Press Statement: Launch of Gambling Disorder Position Paper
With the Christmas period bringing more triggers and the potential for increased levels of gambling, the College of Psychiatrists of Ireland has launched their paper on Gambling Disorder today. Calling for an urgent, outright ban on gambling advertisement in sports in early 2021, the College also raises the urgent need for dedicated treatment pathways to tackle the hidden epidemic of gambling addiction in Ireland.
These are just two of the five measures the College, launching their Gambling Disorder Position Paper today, believes are necessary to tackle what is now a public health crisis.
Launching the Gambling Disorder paper in the middle of the Covid-19 public health crisis is important, says the College, as anecdotal information from Consultant Addiction Psychiatrists indicates a concerning rise in gambling disorders referrals since Covid the ‘lockdowns’, due to isolation, more opportunity to gamble while working from home and higher levels of targeted online advertising.
Gambling Disorder is what is known as a behavioural addiction, one that can cause severe consequences and distress for individuals and their loved ones. Sharing certain features with substance addiction, such as difficulty regulating moods, loss of relationships or employment and financial problems, gambling addiction is often dealt with in secret, easier to disguise, with no obvious physical symptoms.
The newly published paper developed by the Faculty of Addictions Psychiatry of the College, outlines the urgent need in Ireland to tackle gambling disorder through:
- public education
- legislation – Gambling Control Bill
- advertising controls
- treatment services
- research into problem gambling
With stalled progress in the regulation of advertising standards for betting outlets and a lack of specialised services, gambling disorder is a matter of crisis within public health which needs to be addressed sooner rather than later.
Discussing advertising standards, Professor Colin O’Gara, Consultant Addictions Psychiatrist specialising in the area of gambling addiction, and lead author of the paper says:
“We cannot continue to ignore the links between problem gambling and the current high volume of betting ads – be that in traditional TV ads or on team jerseys and side-line banners. Betting has become strongly linked with the enjoyment of sports. We are normalising gambling as a behaviour.
Much like tobacco, in ten years I think we will look back on the proliferation of gambling advertising in sport and entertainment and ask ourselves how we let it get so out of control. Currently gambling advertising in Ireland is much too common and, critically, occurs before the adult television watershed.”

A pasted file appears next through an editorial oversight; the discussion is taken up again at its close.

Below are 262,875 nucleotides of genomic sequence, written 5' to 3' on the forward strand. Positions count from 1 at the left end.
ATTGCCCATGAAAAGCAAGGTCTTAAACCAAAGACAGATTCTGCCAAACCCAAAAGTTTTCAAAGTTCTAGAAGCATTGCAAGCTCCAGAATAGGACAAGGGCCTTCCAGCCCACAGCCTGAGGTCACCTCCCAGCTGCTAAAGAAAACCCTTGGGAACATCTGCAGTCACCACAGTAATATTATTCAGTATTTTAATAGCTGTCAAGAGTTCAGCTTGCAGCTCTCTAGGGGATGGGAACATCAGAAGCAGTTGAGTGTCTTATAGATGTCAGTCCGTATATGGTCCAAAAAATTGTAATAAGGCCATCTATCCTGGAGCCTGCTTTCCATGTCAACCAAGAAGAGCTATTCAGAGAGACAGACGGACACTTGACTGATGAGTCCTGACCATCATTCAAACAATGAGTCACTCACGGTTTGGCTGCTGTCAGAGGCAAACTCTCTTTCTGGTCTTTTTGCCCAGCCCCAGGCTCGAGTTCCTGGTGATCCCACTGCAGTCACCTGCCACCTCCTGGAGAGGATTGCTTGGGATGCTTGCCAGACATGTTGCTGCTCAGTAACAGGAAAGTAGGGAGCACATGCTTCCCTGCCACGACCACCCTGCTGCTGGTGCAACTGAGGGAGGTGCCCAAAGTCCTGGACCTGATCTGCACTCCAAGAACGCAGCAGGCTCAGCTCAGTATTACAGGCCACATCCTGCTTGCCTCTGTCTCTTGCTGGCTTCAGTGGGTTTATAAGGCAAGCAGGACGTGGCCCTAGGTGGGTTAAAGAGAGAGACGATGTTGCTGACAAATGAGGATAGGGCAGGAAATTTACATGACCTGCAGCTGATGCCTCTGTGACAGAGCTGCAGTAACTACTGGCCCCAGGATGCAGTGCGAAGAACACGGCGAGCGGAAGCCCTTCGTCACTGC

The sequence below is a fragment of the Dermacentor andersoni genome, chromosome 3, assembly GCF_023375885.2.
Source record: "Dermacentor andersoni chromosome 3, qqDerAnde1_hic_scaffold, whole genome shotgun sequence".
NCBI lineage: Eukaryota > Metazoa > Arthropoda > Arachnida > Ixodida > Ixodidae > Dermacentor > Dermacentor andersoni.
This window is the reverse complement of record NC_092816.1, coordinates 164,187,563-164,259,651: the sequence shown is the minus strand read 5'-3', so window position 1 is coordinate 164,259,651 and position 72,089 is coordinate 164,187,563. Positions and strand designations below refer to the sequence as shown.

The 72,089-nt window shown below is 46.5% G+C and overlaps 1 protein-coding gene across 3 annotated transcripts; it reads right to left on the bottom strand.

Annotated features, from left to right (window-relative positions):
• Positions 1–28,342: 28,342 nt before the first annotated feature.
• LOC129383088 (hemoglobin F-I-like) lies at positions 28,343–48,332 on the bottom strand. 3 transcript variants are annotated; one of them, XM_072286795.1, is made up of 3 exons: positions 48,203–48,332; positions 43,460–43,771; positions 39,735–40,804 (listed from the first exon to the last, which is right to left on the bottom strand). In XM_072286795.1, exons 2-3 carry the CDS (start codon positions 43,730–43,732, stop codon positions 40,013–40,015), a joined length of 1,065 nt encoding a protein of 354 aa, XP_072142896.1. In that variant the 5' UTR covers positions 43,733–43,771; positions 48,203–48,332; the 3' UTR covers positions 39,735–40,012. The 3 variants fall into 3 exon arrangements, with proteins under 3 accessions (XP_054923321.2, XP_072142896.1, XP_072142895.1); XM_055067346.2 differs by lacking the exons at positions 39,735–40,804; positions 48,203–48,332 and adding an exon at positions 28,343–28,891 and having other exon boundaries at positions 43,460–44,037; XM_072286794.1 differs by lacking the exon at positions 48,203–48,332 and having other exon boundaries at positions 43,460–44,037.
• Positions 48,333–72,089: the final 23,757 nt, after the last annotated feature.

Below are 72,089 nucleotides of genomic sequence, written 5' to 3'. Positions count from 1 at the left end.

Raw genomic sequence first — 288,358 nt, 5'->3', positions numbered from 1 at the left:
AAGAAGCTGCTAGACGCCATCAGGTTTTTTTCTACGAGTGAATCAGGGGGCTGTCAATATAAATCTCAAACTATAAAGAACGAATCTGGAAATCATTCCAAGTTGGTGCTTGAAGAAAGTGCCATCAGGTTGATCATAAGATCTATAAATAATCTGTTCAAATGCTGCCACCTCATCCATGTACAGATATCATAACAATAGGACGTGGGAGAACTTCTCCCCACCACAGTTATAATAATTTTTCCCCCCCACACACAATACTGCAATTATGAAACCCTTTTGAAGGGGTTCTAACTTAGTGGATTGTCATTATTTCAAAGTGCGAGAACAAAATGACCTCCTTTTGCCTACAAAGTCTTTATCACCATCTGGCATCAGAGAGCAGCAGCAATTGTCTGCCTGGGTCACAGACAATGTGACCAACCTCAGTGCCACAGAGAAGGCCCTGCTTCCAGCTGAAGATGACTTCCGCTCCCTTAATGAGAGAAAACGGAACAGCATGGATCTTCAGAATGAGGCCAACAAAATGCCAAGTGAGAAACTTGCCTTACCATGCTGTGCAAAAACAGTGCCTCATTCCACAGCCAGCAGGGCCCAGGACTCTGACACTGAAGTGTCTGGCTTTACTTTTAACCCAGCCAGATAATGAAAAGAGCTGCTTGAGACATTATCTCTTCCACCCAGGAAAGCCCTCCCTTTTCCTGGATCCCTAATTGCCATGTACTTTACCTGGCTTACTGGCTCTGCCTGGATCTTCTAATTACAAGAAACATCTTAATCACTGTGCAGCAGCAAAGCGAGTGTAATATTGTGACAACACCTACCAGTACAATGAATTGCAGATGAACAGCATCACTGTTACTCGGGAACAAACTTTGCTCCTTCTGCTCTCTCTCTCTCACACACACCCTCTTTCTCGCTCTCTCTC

The launch of the paper comes on the back of concerning figures on adolescent gambling habits published recently by ESPAD (The European School Survey Project on Alcohol and Other Drugs) for 2019, which show that when compared to their European counterparts, Irish 16 year olds have significantly higher rates of:
- slot machine use, (37% vs 21%),
- sports/animal betting (61% vs 45%) and
- participation in lotteries (52% vs 49%)
Remarking on the current concerns for all those with gambling disorders, President of the College of Psychiatrist of Ireland, Dr William Flannery says:
“The impacts of the Covid-19 pandemic have been felt harshly by those struggling with problem gambling. Key drivers in the development and relapse of an addiction include loneliness, isolation and boredom – all unfortunate side effects of the necessary social distancing restrictions put in place to stop the spread of the virus since last March.
Even in the absence of live sports, people are finding it difficult to avoid triggers, with increased visibility of online gambling ads and the rollout of new betting platforms. We need to support people with tighter controls and responsible gambling measures inbuilt in the industry.”
Education is also key, particularly given the considerable stigma that exists around gambling disorders. Public awareness campaigns highlighting the potential harms of gambling would serve to open up a conversation and allow for earlier intervention. The paper emphasises that early detection and intervention is crucial and notes that often problem gambling may actually be the cause of seemingly unrelated presentations to GP services. Primary care physicians need to be able recognise warning signs and to refer onwards along a dedicated pathway of care that has in-built links with community supports such as Gamblers Anonymous.
Any educational campaign needs also to be bolstered by legislative change. The Gambling Control Bill (2013) sets out much-needed measures to regulate the advertisement and accessibility of gambling but is yet to be enacted.
Given the now inextricable links between gambling and live sporting events, the paper calls for an outright ban of the advertisement of gambling within sports. Particularly vulnerable to persuasive and unavoidable ads, the paper also strongly recommends that the exposure of gambling to young people is tackled, with the cessation of direct marketing to children and for online betting outlets to employ robust age verification software.
The stresses of COVID-19 have challenged the resilience and coping strategies of us all, but particularly individuals with addictions who are finding it even harder to continue in their recovery and avoid relapse.
A focused campaign of legislative reform and public education on gambling addiction by the HSE and Department of Health is needed now more than ever, say the College, in order to address these worrying trends of gambling-related harm and distress.